Some of the attributes of <contest> merit further explanation. Contests may be ordered to allow ranked preference votes. Ranked preference votes allow a voter to assign a preference (first, second, third, and so on) among a number of candidates — you might use many different methods to score those ranks (all outside the scope of this article), but an Instant Runoff is probably the least rare in the U.S. In any case, since a few jurisdictions use ranked preference voting, this ballot XML format needs to accommodate it. Missing from the current ballot DTD is an attribute to indicate the maximum number of ranks that are assignable — I will show you how to add this shortly.

Contests can either allow write-in votes or not. In the example, it makes little sense to write in a vote on a Yes/No initiative; other types of contests may or may not allow write-ins, depending on jurisdictional rules. The name attribute is straightforward — it simply describes what a contest is in a short phrase. In some contests, child elements may be needed to present the details of a contest to voters (such as initiative descriptions). Again, the exact content is jurisdiction dependent.

The coupled attribute is probably a hack, but it’s not clear whether there’s a better approach. In U.S. presidential elections, we have a relatively unusual system in which votes for a President and Vice President must be paired together — no a la carte menu selection of “one of each” is allowed, even though both candidate names still appear. For now, this design lists each candidate within a <selection> element, but if coupled is set to Yes, candidates are presented two-at-a-time rather than individually.

As I mentioned, a cast ballot (EBI) roughly subsets a raw ballot, but a few details are changed too. EBIs follow a naming convention that indicates both the place and date of the election, and also a distinct ballot ID number (which is not reused on a single machine):

Listing 2. v-20081104-US-CA-Santa_Clara_County-2216-1274.xml

<cast_ballot election_date=”2008-11-04″ country=”US” state=”CA”
             county=”Santa Clara County” precinct=”2216″
             number=”1274″ serial=”213″ source=”voting_machine”>
  <contest ordered=”No” coupled=”Yes” name=”Presidency”>
    <selection writein=”No” name=”President”>V. I. Lenin</selection>
    <selection writein=”No” name=”Vice President”>Karl Marx</selection>
  <contest ordered=”No” coupled=”No” name=”Senator”>
    <selection writein=”No”>William Lloyd Garrison</selection>
  <contest ordered=”No” coupled=”No” name=”Transportation Initiative”>
    <selection writein=”No”>Yes</selection>
  <contest ordered=”Yes” coupled=”No” name=”County Commissioner”>
    <selection writein=”Yes”>David Packard</selection>
    <selection writein=”No”>Gordon Moore</selection>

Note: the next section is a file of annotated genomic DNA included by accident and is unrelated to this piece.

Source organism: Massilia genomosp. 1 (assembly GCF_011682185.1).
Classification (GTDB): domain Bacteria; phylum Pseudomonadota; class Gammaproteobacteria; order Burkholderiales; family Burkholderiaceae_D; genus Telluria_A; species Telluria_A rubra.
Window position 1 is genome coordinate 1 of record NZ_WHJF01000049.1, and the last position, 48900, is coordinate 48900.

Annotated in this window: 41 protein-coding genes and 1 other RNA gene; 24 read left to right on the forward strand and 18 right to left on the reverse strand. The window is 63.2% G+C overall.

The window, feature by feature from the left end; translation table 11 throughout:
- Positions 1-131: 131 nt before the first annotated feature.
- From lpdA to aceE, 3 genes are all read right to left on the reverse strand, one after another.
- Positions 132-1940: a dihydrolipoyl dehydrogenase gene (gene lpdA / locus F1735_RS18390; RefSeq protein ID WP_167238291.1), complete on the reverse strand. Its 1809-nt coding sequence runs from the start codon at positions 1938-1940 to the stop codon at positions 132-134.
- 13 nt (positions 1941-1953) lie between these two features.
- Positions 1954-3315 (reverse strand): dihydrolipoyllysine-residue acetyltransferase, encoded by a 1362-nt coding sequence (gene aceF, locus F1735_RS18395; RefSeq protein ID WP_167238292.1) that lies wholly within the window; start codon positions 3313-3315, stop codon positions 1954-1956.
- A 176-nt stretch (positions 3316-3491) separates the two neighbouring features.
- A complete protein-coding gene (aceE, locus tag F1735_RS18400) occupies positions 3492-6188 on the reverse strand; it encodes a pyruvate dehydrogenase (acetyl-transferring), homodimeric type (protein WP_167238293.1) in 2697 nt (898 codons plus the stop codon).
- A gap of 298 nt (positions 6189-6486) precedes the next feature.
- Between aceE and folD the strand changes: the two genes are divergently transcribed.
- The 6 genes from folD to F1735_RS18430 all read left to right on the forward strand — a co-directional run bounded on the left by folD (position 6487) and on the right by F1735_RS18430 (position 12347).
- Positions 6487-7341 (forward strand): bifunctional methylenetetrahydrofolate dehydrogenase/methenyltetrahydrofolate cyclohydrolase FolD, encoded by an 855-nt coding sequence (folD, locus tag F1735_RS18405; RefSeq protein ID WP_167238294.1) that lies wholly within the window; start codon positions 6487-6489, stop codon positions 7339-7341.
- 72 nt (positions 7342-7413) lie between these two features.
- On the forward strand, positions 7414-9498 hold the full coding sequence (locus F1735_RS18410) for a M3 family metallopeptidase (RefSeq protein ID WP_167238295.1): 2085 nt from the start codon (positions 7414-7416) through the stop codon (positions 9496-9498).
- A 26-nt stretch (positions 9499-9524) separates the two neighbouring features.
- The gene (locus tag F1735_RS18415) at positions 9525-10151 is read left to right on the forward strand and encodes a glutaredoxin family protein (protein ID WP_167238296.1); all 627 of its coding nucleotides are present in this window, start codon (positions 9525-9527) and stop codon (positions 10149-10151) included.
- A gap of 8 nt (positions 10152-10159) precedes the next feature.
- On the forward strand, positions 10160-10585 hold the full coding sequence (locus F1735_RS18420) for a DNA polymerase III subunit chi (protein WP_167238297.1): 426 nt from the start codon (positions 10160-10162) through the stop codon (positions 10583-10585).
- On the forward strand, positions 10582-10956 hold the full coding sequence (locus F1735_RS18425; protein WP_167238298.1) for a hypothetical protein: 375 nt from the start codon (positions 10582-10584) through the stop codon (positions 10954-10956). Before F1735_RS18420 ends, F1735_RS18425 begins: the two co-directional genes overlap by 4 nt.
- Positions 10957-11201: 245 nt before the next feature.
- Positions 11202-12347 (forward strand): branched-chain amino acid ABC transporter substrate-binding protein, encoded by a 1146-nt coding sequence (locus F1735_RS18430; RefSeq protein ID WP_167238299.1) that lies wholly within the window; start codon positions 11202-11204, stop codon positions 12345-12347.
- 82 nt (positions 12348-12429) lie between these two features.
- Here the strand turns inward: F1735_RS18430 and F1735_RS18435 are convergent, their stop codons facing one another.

<selection writein=”No”>William Hewlett</selection>

Notice that the attribute writein now appears within <selection> tags. In a sense, you could deduce whether a vote is a write-in by looking at a corresponding ballot-election.xml file that contains <selection> PCDATA content, but using the attribute adds some useful redundancy. If a non-write-in candidate fails to match the raw ballot, that is a sure sign that you have a data integrity problem. But some jurisdictions only count specific write-in names if certain thresholds are met (contest margin-of-victory, total write-ins, and others); you may never need to look at the content of selections indicated as writein=”Yes”.

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{mospagebreak title=Comparing XML ballots}

I have mentioned that the programming for EVM2003 was done in Python; in addition, the XML access is performed using my Gnosis Utilities library, specifically gnosis.xml.objectify. Using this library makes operations on ballot or EBI files particularly painless. For example, information on contests and candidates is loaded into some Python data structures with the following code:

Listing 3. ballot-election.xml to Python conversion

from gnosis.xml.objectify import make_instance
ballot = make_instance(xml_data)
contnames, cont = [], {}
for contest in ballot.contest:
    name = contest.name
    if contest.coupled==”No”:
        cont[name] = [select.PCDATA for select in contest.selection]
        if contest.allow_writein==”Yes”:
        cont[name] = []
        for n in range(0, len(contest.selection), 2):
            cont[name].append([s.PCDATA for s in contest.selection[n:n+2]])
        if contest.allow_writein==”Yes”:

The function make_instance() generally reduces thought of the XML-ness of data formats to a single line; after that, it’s just Python.

A special issue comes up in comparing EBIs with each other, or with REBIs (or rather, several related issues). As I mentioned, REBIs are not generally byte-wise identical to their corresponding EBIs because write-in names are not recorded in full on barcodes. But more generally, the OVC intends to set standards for data formats, not simply produce them with specific code. Third-party code should be able to produce and process EBIs — for example, to confirm that tabulation has been performed accurately.